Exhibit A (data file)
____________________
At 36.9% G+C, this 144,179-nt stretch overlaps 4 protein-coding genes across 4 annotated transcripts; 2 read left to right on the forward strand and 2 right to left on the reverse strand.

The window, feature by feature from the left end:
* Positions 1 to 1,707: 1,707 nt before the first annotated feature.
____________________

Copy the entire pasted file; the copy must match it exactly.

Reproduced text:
At 36.9% G+C, this 144,179-nt stretch overlaps 4 protein-coding genes across 4 annotated transcripts; 2 read left to right on the forward strand and 2 right to left on the reverse strand.

The window, feature by feature from the left end:
* Positions 1 to 1,707: 1,707 nt before the first annotated feature.